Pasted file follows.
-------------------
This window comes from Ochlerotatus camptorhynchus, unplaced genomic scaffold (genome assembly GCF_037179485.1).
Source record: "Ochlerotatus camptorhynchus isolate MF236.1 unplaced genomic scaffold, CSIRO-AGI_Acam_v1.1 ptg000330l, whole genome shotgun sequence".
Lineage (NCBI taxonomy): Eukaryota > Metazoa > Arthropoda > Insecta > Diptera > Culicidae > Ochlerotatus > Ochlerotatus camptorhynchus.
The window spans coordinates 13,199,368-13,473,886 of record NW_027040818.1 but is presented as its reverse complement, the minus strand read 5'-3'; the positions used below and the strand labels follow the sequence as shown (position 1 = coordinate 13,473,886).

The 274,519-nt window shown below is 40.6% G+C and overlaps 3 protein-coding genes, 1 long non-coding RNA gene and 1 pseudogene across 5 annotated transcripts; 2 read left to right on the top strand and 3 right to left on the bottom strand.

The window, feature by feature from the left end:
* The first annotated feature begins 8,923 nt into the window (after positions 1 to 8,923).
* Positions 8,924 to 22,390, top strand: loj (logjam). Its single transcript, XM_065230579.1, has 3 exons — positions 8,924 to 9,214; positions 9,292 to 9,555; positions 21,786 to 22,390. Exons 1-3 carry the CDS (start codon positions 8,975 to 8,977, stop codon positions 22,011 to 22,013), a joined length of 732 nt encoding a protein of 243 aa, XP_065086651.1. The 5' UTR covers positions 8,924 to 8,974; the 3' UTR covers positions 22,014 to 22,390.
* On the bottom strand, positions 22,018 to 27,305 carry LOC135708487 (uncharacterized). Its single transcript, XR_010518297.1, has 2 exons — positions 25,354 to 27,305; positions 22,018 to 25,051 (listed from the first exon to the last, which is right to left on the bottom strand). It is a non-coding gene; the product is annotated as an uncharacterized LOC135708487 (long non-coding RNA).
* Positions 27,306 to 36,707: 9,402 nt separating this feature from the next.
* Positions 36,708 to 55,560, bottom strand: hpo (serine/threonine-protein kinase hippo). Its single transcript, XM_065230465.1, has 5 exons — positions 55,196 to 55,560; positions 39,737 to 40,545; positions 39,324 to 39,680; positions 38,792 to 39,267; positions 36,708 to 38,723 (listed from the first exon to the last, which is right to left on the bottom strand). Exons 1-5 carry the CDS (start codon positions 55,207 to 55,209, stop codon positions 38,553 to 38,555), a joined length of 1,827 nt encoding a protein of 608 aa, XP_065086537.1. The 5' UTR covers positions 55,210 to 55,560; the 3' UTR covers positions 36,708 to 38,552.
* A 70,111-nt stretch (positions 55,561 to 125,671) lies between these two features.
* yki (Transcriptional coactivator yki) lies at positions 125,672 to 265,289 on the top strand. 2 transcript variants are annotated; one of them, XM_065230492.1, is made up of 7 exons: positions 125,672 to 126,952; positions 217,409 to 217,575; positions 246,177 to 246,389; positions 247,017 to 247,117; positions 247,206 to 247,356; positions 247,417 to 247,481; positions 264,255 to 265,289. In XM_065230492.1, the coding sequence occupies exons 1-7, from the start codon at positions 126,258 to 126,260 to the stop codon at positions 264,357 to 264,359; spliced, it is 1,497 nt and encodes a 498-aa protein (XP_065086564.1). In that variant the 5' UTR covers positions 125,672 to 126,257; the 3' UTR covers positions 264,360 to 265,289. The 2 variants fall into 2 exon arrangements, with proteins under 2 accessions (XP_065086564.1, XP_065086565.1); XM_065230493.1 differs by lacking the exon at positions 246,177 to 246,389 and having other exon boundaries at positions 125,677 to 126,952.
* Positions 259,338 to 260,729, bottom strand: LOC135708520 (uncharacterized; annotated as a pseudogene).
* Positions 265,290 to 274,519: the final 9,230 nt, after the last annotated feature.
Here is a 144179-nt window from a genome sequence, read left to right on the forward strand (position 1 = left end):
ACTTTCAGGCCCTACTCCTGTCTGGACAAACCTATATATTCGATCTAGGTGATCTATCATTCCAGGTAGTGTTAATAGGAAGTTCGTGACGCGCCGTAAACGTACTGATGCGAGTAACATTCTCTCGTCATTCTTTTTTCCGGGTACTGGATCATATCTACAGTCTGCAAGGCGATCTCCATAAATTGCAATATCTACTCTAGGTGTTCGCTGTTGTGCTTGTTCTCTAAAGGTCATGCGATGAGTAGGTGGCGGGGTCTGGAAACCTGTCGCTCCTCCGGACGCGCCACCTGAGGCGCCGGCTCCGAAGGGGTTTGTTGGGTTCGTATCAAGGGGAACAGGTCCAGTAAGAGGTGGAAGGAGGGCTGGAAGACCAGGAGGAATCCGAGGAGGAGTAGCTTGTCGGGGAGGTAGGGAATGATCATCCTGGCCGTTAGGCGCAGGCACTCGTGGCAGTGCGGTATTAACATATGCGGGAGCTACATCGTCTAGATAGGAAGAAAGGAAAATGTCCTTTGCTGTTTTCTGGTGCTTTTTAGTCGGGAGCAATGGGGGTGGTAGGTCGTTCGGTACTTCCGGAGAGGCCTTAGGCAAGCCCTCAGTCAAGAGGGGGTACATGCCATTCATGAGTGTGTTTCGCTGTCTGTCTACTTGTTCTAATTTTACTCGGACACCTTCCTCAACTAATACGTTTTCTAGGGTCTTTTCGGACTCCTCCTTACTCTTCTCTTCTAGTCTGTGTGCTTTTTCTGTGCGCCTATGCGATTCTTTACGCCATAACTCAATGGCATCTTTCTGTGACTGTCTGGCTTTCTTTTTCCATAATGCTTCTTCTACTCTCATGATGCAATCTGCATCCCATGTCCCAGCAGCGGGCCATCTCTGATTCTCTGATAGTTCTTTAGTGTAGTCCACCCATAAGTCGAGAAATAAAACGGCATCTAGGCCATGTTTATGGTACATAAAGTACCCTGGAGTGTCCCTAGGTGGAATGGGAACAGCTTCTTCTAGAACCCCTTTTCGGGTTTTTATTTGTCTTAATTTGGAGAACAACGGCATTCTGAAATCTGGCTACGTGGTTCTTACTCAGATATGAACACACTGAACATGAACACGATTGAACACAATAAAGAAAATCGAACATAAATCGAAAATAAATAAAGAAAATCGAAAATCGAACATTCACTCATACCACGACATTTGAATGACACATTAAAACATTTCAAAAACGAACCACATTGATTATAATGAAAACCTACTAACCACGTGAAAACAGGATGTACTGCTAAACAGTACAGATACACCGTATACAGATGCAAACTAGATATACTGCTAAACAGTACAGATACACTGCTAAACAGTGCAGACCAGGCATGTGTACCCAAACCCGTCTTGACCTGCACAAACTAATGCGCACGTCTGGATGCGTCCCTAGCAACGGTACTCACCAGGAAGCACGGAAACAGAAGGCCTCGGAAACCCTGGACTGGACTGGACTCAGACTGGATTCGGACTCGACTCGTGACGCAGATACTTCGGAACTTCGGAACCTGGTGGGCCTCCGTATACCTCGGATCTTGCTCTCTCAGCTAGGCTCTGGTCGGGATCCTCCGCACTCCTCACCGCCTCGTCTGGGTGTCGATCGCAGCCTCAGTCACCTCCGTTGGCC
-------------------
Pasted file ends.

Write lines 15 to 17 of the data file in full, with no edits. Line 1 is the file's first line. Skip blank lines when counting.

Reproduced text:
* Positions 265,290 to 274,519: the final 9,230 nt, after the last annotated feature.
Here is a 144179-nt window from a genome sequence, read left to right on the forward strand (position 1 = left end):
ACTTTCAGGCCCTACTCCTGTCTGGACAAACCTATATATTCGATCTAGGTGATCTATCATTCCAGGTAGTGTTAATAGGAAGTTCGTGACGCGCCGTAAACGTACTGATGCGAGTAACATTCTCTCGTCATTCTTTTTTCCGGGTACTGGATCATATCTACAGTCTGCAAGGCGATCTCCATAAATTGCAATATCTACTCTAGGTGTTCGCTGTTGTGCTTGTTCTCTAAAGGTCATGCGATGAGTAGGTGGCGGGGTCTGGAAACCTGTCGCTCCTCCGGACGCGCCACCTGAGGCGCCGGCTCCGAAGGGGTTTGTTGGGTTCGTATCAAGGGGAACAGGTCCAGTAAGAGGTGGAAGGAGGGCTGGAAGACCAGGAGGAATCCGAGGAGGAGTAGCTTGTCGGGGAGGTAGGGAATGATCATCCTGGCCGTTAGGCGCAGGCACTCGTGGCAGTGCGGTATTAACATATGCGGGAGCTACATCGTCTAGATAGGAAGAAAGGAAAATGTCCTTTGCTGTTTTCTGGTGCTTTTTAGTCGGGAGCAATGGGGGTGGTAGGTCGTTCGGTACTTCCGGAGAGGCCTTAGGCAAGCCCTCAGTCAAGAGGGGGTACATGCCATTCATGAGTGTGTTTCGCTGTCTGTCTACTTGTTCTAATTTTACTCGGACACCTTCCTCAACTAATACGTTTTCTAGGGTCTTTTCGGACTCCTCCTTACTCTTCTCTTCTAGTCTGTGTGCTTTTTCTGTGCGCCTATGCGATTCTTTACGCCATAACTCAATGGCATCTTTCTGTGACTGTCTGGCTTTCTTTTTCCATAATGCTTCTTCTACTCTCATGATGCAATCTGCATCCCATGTCCCAGCAGCGGGCCATCTCTGATTCTCTGATAGTTCTTTAGTGTAGTCCACCCATAAGTCGAGAAATAAAACGGCATCTAGGCCATGTTTATGGTACATAAAGTACCCTGGAGTGTCCCTAGGTGGAATGGGAACAGCTTCTTCTAGAACCCCTTTTCGGGTTTTTATTTGTCTTAATTTGGAGAACAACGGCATTCTGAAATCTGGCTACGTGGTTCTTACTCAGATATGAACACACTGAACATGAACACGATTGAACACAATAAAGAAAATCGAACATAAATCGAAAATAAATAAAGAAAATCGAAAATCGAACATTCACTCATACCACGACATTTGAATGACACATTAAAACATTTCAAAAACGAACCACATTGATTATAATGAAAACCTACTAACCACGTGAAAACAGGATGTACTGCTAAACAGTACAGATACACCGTATACAGATGCAAACTAGATATACTGCTAAACAGTACAGATACACTGCTAAACAGTGCAGACCAGGCATGTGTACCCAAACCCGTCTTGACCTGCACAAACTAATGCGCACGTCTGGATGCGTCCCTAGCAACGGTACTCACCAGGAAGCACGGAAACAGAAGGCCTCGGAAACCCTGGACTGGACTGGACTCAGACTGGATTCGGACTCGACTCGTGACGCAGATACTTCGGAACTTCGGAACCTGGTGGGCCTCCGTATACCTCGGATCTTGCTCTCTCAGCTAGGCTCTGGTCGGGATCCTCCGCACTCCTCACCGCCTCGTCTGGGTGTCGATCGCAGCCTCAGTCACCTCCGTTGGCC